Figure 1 Flowering and hormone related biological processes for C. ensifolium (A), C. goeringii (B) and C. sinense (C).
For C. goeringii, more number of genes were enriched for flowering and auxin regulation as compared to rest of the integrators (Figure 1B). The highly enriched biological processes for flowering included flower development (GO:0009908), regulation of flower development (GO:0009909), floral organ development (GO:004837) and floral whorl development (GO:0048438). Meristem development (GO:0048507) and meristem maintenance (GO:0010073) were the main biological process for meristem activity. Vegetative to reproductive phase transition (GO: 0010228) and circadian rhythm (GO:0007623) were mainly involved in biological clock regulation. Response to auxin (GO:0009733), auxin-activated signaling pathway (GO:0009734) and cellular response to auxin (GO:0071365) were the highly enriched auxin-related pathways. Among the other highly enriched biological process for hormones included response to ABA (GO:0009737) enriched by 60 genes, ABA-activated signaling pathway (GO:0009738) and cellular response to ABA stimulus (GO:0071215)
For C. sinense, the flowering related biological process enrichment was less as compared to other two species (Figure 1C). The highly enriched biological processes for flowering included flower development (GO:0009908), and floral organ development (GO:004837) and floral whorl development (GO:0048438). Meristem enrichment was also less than other two species, including mainly meristem development (GO:0048507) and meristem maintenance (GO:0010073). Vegetative to reproductive phase transition (GO: 0010228) was the key biological clock regulation. Interestingly, the auxin regulatory processes were highly enriched in C. sinense as compared to C. ensifolium and C. goeringii. Response to auxin (GO:0009733) was enriched in 149 genes, auxin-activated signaling pathway (GO:0009734) in 80 genes and cellular response to auxin (GO:0071365) was enriched in 80 genes. The other key hormone-related biological processes included cytokinin metabolic process (GO:0009690), gibberellin metabolic process (GO:0009685), response to ABA (GO:0009737) enriched by 43 genes, ABA-activated signaling pathway (GO:0009738), cellular response to ABA stimulus (GO:0071215), and response to ethylene (GO:0009723).
The auxin regulation was mainly manifested as auxin responsive proteins, auxin response factors (ARFs) and auxin transport proteins (Figure 2). More number of downregulated auxin-related genes can be seen in C. ensifolium as compare to other species (Figure 2A). Moreover, the number of auxin-related genes was high in C. ensifolium as compared to other species. The downregulated genes were mainly related to auxin responsive proteins and auxin binding proteins, while the upregulated genes were mainly related to ARFs. Four auxin efflux carrier components were found and only one of them was upregulated while other three were downregulated. The auxin response protein SAUR71-like and SAUR76-like, auxin efflux carrier component 1c and 1b, auxin response factor 16, and auxin binding protein ABP19a-like were the most downregulated genes in the leafless flowers. The most upregulated included auxin responsive protein IAA2, auxin responsive proteins SAUR32 and SARU72-like, and auxin induced protein 10A5.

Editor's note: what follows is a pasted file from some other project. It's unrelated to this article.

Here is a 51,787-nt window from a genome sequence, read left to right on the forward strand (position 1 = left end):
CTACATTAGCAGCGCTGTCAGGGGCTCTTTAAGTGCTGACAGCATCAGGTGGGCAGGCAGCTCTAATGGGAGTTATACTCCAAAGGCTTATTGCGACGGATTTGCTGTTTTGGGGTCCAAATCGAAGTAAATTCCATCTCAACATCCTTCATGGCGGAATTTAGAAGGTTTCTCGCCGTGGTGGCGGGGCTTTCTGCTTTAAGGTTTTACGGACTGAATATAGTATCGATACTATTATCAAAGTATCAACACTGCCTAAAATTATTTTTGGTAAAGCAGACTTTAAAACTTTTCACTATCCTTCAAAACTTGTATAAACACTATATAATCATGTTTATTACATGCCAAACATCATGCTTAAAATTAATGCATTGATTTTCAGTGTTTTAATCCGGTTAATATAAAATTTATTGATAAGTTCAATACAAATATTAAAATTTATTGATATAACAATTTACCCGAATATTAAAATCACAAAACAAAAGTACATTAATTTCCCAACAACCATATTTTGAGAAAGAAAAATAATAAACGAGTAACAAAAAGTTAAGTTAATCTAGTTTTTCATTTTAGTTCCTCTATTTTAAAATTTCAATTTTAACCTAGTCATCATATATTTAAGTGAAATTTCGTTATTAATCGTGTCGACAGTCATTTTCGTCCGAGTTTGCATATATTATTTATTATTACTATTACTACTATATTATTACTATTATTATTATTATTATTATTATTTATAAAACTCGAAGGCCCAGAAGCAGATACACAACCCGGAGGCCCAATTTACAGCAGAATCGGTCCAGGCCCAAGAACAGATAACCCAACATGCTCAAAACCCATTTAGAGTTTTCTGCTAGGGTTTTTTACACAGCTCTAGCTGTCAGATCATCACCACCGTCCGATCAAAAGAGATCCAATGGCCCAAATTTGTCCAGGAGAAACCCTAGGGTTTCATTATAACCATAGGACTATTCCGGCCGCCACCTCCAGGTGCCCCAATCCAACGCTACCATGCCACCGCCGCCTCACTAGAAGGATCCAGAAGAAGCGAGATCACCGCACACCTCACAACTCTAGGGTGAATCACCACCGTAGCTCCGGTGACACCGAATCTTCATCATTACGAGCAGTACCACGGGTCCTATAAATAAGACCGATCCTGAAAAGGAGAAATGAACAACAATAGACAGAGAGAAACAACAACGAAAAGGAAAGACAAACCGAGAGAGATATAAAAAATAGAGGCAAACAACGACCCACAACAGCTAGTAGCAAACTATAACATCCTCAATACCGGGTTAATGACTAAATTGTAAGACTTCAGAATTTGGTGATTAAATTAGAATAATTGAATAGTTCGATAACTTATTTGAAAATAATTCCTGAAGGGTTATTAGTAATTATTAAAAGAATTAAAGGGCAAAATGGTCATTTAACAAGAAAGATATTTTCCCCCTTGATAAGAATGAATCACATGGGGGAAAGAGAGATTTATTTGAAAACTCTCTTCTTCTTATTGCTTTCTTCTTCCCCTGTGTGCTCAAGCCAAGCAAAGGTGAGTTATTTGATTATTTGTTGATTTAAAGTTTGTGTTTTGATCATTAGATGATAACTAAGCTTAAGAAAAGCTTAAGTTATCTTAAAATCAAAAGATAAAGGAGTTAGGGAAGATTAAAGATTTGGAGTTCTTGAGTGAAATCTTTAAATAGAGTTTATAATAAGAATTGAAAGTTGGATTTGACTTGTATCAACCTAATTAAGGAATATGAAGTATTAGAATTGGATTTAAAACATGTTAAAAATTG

For C. goeringii, the auxin regulatory genes were more upregulated than downregulated genes (Figure 2B). The upregulated included a large proportion of auxin responsive proteins, while the downregulated contained mostly the ARFs. Two auxin efflux carrier components were upregulated in the leafless flowers of C. goeringii (Figure 2B). SAUR71-like was also among the most downregulated gene flowers, while the upregulated included IAA8, and auxin response factor ARF5.
More number of downregulated auxin genes were observed in C. sinense, including mainly the auxin responsive proteins and ARFs (Figure 2C). Two components of auxin efflux carriers were observed: one was upregulated and the other was downregulated in the leafless flowers. AFR13-like was the most upregulated gene, while SARU32-like, SAUR66-like and IAA10 were the most downregulated genes (Figure 2C).
Figure 3 Cytokinin pathway genes for C. ensifolium (A), C. goeringii (B) and C. sinense (C); and gibberellin pathway genes for C. ensifolium (D), C. goeringii (E) and C. sinense (F).
Floral accelerators: cytokinins and gibberellins
Cytokinin regulatory genes were much less than other hormones (Figures 3A–C). In C. ensifolium (Figure 3A) and C. sinense (Figure 3C), the cytokinin-related genes were downregulated in the leafless flowers. Only 6 cytokinin genes were observed in C. goeringii (Figure 3B), including 3 upregulated and 3 downregulated genes. Four LOG1 genes were found in C. ensifolium; two were upregulated and two were downregulated. Three LOG genes were found in C. goeringii; two were downregulated and one was upregulated. Only one LOG gene was upregulated in C. sinense and the remaining three were downregulated.